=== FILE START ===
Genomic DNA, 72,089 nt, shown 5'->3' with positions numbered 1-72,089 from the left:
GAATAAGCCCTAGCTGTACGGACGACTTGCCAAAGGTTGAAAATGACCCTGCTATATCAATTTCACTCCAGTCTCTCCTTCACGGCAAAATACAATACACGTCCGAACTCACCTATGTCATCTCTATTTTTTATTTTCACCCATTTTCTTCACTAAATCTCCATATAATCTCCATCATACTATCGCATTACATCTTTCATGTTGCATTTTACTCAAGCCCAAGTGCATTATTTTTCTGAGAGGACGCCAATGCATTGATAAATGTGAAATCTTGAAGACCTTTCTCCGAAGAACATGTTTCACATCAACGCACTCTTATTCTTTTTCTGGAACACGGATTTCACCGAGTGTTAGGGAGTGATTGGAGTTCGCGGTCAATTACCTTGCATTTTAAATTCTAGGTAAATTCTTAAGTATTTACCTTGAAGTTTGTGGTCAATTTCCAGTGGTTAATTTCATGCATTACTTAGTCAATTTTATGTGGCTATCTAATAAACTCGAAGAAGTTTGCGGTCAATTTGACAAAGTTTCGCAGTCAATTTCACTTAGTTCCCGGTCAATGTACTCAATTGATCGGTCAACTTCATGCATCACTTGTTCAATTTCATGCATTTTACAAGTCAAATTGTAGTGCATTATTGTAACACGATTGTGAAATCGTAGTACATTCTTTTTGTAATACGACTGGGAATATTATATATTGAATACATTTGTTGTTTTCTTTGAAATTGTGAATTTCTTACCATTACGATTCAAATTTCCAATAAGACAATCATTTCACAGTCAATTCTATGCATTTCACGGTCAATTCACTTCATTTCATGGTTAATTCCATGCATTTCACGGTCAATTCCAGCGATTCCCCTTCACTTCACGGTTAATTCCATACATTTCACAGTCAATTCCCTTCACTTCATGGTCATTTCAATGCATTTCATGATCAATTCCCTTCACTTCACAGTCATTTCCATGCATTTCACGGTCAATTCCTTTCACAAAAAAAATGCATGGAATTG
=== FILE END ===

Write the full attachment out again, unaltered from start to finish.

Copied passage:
Genomic DNA, 72,089 nt, shown 5'->3' with positions numbered 1-72,089 from the left:
GAATAAGCCCTAGCTGTACGGACGACTTGCCAAAGGTTGAAAATGACCCTGCTATATCAATTTCACTCCAGTCTCTCCTTCACGGCAAAATACAATACACGTCCGAACTCACCTATGTCATCTCTATTTTTTATTTTCACCCATTTTCTTCACTAAATCTCCATATAATCTCCATCATACTATCGCATTACATCTTTCATGTTGCATTTTACTCAAGCCCAAGTGCATTATTTTTCTGAGAGGACGCCAATGCATTGATAAATGTGAAATCTTGAAGACCTTTCTCCGAAGAACATGTTTCACATCAACGCACTCTTATTCTTTTTCTGGAACACGGATTTCACCGAGTGTTAGGGAGTGATTGGAGTTCGCGGTCAATTACCTTGCATTTTAAATTCTAGGTAAATTCTTAAGTATTTACCTTGAAGTTTGTGGTCAATTTCCAGTGGTTAATTTCATGCATTACTTAGTCAATTTTATGTGGCTATCTAATAAACTCGAAGAAGTTTGCGGTCAATTTGACAAAGTTTCGCAGTCAATTTCACTTAGTTCCCGGTCAATGTACTCAATTGATCGGTCAACTTCATGCATCACTTGTTCAATTTCATGCATTTTACAAGTCAAATTGTAGTGCATTATTGTAACACGATTGTGAAATCGTAGTACATTCTTTTTGTAATACGACTGGGAATATTATATATTGAATACATTTGTTGTTTTCTTTGAAATTGTGAATTTCTTACCATTACGATTCAAATTTCCAATAAGACAATCATTTCACAGTCAATTCTATGCATTTCACGGTCAATTCACTTCATTTCATGGTTAATTCCATGCATTTCACGGTCAATTCCAGCGATTCCCCTTCACTTCACGGTTAATTCCATACATTTCACAGTCAATTCCCTTCACTTCATGGTCATTTCAATGCATTTCATGATCAATTCCCTTCACTTCACAGTCATTTCCATGCATTTCACGGTCAATTCCTTTCACAAAAAAAATGCATGGAATTG